For purists, the only true setting for golf is the land of the links, the sandy stretches of property considered useless for agriculture that were left unoccupied along the Scottish seacoast. It was here that the earliest golf courses were laid out, taking advantage of the natural swales of the undulating landscape, rough patches of sea grass, small dunes and sandy burrows exposed by foraging sheep, and twisting streams and tidal ponds. Remade over many years into the fairways, bunkers, roughs, water hazards, and greens of St. Andrews and other classic Scottish courses, the links remained for many the model of what a golf course should be.

Transported from Scotland to England and then across the Atlantic to America, golf course design at first relied on the accumulated personal experience of Scottish golfers like Old Tom Morris, William Park, Jr., and Willie Dunn, who were given the responsibility of shaping new courses. The rapid growth of the game and increasing sophistication of players, however, argued for a more systematic understanding of the structure of the game and the ideal course. Charles Blair Macdonald of Chicago was among the first to abandon the so-called "penal" course that punishes the player who strays from an established ideal path and to conceive instead a "strategic" course that requires the golfer to choose one of several alternative routes to the green. Dr. Alister Mackenzie, a British physician and passionate golfer, expanded on these developments in his pioneering and influential text, Golf Architecture (1920). Among the key features of Mackenzie's ideal course were that it require little walking between a green and the next tee, that every hole should have its own distinct character, and that the golfer should be required to use a variety of strokes and clubs to achieve a successful round.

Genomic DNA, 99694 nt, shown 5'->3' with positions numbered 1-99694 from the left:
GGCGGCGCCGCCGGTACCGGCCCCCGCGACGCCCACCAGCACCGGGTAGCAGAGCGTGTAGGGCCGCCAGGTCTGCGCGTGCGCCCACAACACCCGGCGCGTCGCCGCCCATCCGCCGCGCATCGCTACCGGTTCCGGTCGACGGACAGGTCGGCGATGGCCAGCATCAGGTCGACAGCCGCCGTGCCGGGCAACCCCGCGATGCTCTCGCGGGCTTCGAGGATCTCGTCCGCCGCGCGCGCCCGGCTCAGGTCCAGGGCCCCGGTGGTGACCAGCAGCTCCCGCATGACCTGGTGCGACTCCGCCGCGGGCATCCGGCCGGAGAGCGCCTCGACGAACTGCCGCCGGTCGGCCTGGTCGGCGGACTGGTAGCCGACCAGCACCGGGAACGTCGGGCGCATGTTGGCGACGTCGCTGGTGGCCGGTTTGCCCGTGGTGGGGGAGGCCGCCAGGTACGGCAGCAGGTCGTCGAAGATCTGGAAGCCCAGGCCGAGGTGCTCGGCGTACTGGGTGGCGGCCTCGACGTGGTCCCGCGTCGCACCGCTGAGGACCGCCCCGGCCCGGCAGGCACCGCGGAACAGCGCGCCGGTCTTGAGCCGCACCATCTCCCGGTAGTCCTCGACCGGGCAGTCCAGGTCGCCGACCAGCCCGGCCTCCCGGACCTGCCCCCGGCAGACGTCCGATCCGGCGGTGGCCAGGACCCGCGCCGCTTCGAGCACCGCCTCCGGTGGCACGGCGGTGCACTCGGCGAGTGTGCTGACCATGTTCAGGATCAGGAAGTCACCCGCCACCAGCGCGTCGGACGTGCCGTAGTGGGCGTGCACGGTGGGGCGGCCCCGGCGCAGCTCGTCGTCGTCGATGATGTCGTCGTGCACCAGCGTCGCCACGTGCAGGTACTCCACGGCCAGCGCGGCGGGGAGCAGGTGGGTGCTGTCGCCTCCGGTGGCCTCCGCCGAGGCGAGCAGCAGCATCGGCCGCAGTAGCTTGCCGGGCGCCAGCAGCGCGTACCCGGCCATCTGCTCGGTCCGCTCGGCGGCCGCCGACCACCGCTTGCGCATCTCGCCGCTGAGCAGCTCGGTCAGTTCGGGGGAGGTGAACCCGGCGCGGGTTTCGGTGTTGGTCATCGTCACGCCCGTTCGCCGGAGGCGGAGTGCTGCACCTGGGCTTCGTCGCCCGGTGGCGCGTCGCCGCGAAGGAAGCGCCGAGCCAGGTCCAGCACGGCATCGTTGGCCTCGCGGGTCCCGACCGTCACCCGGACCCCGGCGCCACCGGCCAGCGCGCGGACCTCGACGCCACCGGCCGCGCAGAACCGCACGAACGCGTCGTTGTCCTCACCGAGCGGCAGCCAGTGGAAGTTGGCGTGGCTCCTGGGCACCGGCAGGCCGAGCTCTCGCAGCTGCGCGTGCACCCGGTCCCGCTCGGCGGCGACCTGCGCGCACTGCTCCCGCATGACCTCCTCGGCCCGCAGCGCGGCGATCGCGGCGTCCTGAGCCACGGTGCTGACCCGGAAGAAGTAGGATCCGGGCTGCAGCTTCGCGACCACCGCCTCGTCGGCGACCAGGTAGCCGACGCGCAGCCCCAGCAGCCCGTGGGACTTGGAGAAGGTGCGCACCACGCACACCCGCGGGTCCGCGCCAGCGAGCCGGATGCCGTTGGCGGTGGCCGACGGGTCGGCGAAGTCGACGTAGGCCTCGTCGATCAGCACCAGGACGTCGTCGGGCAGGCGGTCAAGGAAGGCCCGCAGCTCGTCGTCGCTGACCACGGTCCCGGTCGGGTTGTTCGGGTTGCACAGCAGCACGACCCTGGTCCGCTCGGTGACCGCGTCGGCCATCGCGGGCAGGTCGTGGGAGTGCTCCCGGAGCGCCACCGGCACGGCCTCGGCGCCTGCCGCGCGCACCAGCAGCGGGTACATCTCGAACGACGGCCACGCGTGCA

In recent decades, the once casual craft of golf architecture has become an ever more highly sophisticated business. Pete Dye, Tom Fazio, and Robert Trent Jones, Jr., are widely recognized as being among the most successful contemporary golf architects. New strains of grass are being developed for different climatic zones. Desert courses are being built in areas that would once have been thought inhospitable to golf. Lavish new golf clubs and entire golfing communities are becoming a common feature of America's leisure-oriented culture. Books by and about the latest golf architecture trace the imaginative reshaping of the natural landscape and the ways in which it is being transformed into the distinctive fairways, roughs, bunkers, and greens of thousands of individual new golf courses.

Golf Architecture: Economy in Course Construction and Green-Keeping

Alister Mackenzie
London: Simpkin, Marshall, Hamilton, Kent, 1920

A Beginner's Guide to Golf
Nick Lumb

New York: Gallery Books, 1987

The Anatomy of a Golf Course: The Art of Golf Architecture
Tom Doak

New York: Lyons & Burford, 1992

Golf by Design: How to Lower Your Score by Reading the Features of a Course

Robert Trent Jones
New York: Little, Brown, 1993